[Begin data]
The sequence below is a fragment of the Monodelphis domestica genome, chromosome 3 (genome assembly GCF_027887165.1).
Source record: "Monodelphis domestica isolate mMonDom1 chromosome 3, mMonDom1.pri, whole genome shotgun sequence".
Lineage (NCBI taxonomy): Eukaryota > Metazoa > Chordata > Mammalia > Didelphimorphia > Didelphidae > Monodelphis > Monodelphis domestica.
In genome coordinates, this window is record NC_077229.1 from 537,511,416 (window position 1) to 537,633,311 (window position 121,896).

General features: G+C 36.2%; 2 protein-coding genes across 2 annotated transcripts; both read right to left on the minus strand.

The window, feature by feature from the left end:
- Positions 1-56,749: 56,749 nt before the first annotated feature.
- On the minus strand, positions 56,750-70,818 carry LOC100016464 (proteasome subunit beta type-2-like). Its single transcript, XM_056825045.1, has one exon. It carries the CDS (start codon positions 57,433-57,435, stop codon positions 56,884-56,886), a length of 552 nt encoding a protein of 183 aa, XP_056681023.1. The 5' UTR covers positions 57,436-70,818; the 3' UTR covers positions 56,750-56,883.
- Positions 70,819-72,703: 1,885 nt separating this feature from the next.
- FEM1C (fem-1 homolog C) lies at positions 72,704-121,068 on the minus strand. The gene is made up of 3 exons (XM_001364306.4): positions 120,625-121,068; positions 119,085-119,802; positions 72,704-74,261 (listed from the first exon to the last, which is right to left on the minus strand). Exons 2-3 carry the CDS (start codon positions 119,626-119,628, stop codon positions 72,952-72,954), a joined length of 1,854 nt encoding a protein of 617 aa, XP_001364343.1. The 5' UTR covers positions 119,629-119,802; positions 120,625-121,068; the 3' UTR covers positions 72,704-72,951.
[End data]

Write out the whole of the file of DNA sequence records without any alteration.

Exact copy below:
The sequence below is a fragment of the Monodelphis domestica genome, chromosome 3 (genome assembly GCF_027887165.1).
Source record: "Monodelphis domestica isolate mMonDom1 chromosome 3, mMonDom1.pri, whole genome shotgun sequence".
Lineage (NCBI taxonomy): Eukaryota > Metazoa > Chordata > Mammalia > Didelphimorphia > Didelphidae > Monodelphis > Monodelphis domestica.
In genome coordinates, this window is record NC_077229.1 from 537,511,416 (window position 1) to 537,633,311 (window position 121,896).

General features: G+C 36.2%; 2 protein-coding genes across 2 annotated transcripts; both read right to left on the minus strand.

The window, feature by feature from the left end:
- Positions 1-56,749: 56,749 nt before the first annotated feature.
- On the minus strand, positions 56,750-70,818 carry LOC100016464 (proteasome subunit beta type-2-like). Its single transcript, XM_056825045.1, has one exon. It carries the CDS (start codon positions 57,433-57,435, stop codon positions 56,884-56,886), a length of 552 nt encoding a protein of 183 aa, XP_056681023.1. The 5' UTR covers positions 57,436-70,818; the 3' UTR covers positions 56,750-56,883.
- Positions 70,819-72,703: 1,885 nt separating this feature from the next.
- FEM1C (fem-1 homolog C) lies at positions 72,704-121,068 on the minus strand. The gene is made up of 3 exons (XM_001364306.4): positions 120,625-121,068; positions 119,085-119,802; positions 72,704-74,261 (listed from the first exon to the last, which is right to left on the minus strand). Exons 2-3 carry the CDS (start codon positions 119,626-119,628, stop codon positions 72,952-72,954), a joined length of 1,854 nt encoding a protein of 617 aa, XP_001364343.1. The 5' UTR covers positions 119,629-119,802; positions 120,625-121,068; the 3' UTR covers positions 72,704-72,951.